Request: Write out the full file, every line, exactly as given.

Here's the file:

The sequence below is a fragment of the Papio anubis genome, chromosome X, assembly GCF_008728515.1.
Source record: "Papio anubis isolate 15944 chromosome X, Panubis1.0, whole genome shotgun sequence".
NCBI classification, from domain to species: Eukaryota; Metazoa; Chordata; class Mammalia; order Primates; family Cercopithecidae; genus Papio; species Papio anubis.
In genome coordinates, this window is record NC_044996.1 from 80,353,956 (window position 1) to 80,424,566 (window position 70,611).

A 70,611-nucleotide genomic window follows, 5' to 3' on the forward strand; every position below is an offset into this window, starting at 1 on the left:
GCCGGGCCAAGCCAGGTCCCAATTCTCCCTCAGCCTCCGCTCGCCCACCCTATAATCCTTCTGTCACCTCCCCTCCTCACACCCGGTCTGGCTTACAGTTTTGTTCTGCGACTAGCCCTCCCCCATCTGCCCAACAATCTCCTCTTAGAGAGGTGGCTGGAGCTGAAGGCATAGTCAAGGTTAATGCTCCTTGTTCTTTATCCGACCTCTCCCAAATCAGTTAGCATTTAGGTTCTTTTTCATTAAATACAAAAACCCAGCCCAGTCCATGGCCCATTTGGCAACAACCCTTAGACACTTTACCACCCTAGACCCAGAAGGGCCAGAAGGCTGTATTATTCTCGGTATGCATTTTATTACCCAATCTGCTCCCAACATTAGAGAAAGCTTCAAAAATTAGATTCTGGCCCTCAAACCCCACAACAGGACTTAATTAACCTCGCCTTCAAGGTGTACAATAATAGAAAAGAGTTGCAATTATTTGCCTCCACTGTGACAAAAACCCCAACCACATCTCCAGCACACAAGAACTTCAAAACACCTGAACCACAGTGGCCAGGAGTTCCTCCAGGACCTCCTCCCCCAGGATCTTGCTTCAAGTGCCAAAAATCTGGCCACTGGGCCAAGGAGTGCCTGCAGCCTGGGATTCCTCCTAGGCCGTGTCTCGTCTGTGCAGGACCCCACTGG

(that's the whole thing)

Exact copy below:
The sequence below is a fragment of the Papio anubis genome, chromosome X, assembly GCF_008728515.1.
Source record: "Papio anubis isolate 15944 chromosome X, Panubis1.0, whole genome shotgun sequence".
NCBI classification, from domain to species: Eukaryota; Metazoa; Chordata; class Mammalia; order Primates; family Cercopithecidae; genus Papio; species Papio anubis.
In genome coordinates, this window is record NC_044996.1 from 80,353,956 (window position 1) to 80,424,566 (window position 70,611).

A 70,611-nucleotide genomic window follows, 5' to 3' on the forward strand; every position below is an offset into this window, starting at 1 on the left:
GCCGGGCCAAGCCAGGTCCCAATTCTCCCTCAGCCTCCGCTCGCCCACCCTATAATCCTTCTGTCACCTCCCCTCCTCACACCCGGTCTGGCTTACAGTTTTGTTCTGCGACTAGCCCTCCCCCATCTGCCCAACAATCTCCTCTTAGAGAGGTGGCTGGAGCTGAAGGCATAGTCAAGGTTAATGCTCCTTGTTCTTTATCCGACCTCTCCCAAATCAGTTAGCATTTAGGTTCTTTTTCATTAAATACAAAAACCCAGCCCAGTCCATGGCCCATTTGGCAACAACCCTTAGACACTTTACCACCCTAGACCCAGAAGGGCCAGAAGGCTGTATTATTCTCGGTATGCATTTTATTACCCAATCTGCTCCCAACATTAGAGAAAGCTTCAAAAATTAGATTCTGGCCCTCAAACCCCACAACAGGACTTAATTAACCTCGCCTTCAAGGTGTACAATAATAGAAAAGAGTTGCAATTATTTGCCTCCACTGTGACAAAAACCCCAACCACATCTCCAGCACACAAGAACTTCAAAACACCTGAACCACAGTGGCCAGGAGTTCCTCCAGGACCTCCTCCCCCAGGATCTTGCTTCAAGTGCCAAAAATCTGGCCACTGGGCCAAGGAGTGCCTGCAGCCTGGGATTCCTCCTAGGCCGTGTCTCGTCTGTGCAGGACCCCACTGG